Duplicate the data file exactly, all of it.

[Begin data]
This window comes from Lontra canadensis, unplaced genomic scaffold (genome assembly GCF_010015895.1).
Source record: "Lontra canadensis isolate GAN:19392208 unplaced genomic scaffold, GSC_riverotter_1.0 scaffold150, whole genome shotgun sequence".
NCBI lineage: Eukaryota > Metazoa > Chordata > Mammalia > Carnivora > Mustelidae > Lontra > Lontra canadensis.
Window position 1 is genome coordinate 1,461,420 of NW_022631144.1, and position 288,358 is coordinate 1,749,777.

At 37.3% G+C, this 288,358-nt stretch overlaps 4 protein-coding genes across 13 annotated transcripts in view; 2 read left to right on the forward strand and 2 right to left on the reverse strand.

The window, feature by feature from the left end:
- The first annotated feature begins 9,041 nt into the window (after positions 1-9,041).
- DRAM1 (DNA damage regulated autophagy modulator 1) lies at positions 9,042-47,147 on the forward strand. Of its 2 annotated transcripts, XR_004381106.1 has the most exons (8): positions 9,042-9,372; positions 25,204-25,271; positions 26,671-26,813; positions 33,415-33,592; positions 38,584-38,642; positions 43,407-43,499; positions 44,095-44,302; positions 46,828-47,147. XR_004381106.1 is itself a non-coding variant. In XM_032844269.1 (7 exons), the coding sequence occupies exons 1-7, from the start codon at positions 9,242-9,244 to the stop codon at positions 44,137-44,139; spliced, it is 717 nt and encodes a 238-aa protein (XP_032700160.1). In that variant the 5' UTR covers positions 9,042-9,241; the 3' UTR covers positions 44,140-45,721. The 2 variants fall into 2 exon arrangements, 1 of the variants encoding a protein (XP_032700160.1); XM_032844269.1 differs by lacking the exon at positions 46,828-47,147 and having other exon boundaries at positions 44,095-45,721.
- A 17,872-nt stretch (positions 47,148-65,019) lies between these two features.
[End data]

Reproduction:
This window comes from Lontra canadensis, unplaced genomic scaffold (genome assembly GCF_010015895.1).
Source record: "Lontra canadensis isolate GAN:19392208 unplaced genomic scaffold, GSC_riverotter_1.0 scaffold150, whole genome shotgun sequence".
NCBI lineage: Eukaryota > Metazoa > Chordata > Mammalia > Carnivora > Mustelidae > Lontra > Lontra canadensis.
Window position 1 is genome coordinate 1,461,420 of NW_022631144.1, and position 288,358 is coordinate 1,749,777.

At 37.3% G+C, this 288,358-nt stretch overlaps 4 protein-coding genes across 13 annotated transcripts in view; 2 read left to right on the forward strand and 2 right to left on the reverse strand.

The window, feature by feature from the left end:
- The first annotated feature begins 9,041 nt into the window (after positions 1-9,041).
- DRAM1 (DNA damage regulated autophagy modulator 1) lies at positions 9,042-47,147 on the forward strand. Of its 2 annotated transcripts, XR_004381106.1 has the most exons (8): positions 9,042-9,372; positions 25,204-25,271; positions 26,671-26,813; positions 33,415-33,592; positions 38,584-38,642; positions 43,407-43,499; positions 44,095-44,302; positions 46,828-47,147. XR_004381106.1 is itself a non-coding variant. In XM_032844269.1 (7 exons), the coding sequence occupies exons 1-7, from the start codon at positions 9,242-9,244 to the stop codon at positions 44,137-44,139; spliced, it is 717 nt and encodes a 238-aa protein (XP_032700160.1). In that variant the 5' UTR covers positions 9,042-9,241; the 3' UTR covers positions 44,140-45,721. The 2 variants fall into 2 exon arrangements, 1 of the variants encoding a protein (XP_032700160.1); XM_032844269.1 differs by lacking the exon at positions 46,828-47,147 and having other exon boundaries at positions 44,095-45,721.
- A 17,872-nt stretch (positions 47,148-65,019) lies between these two features.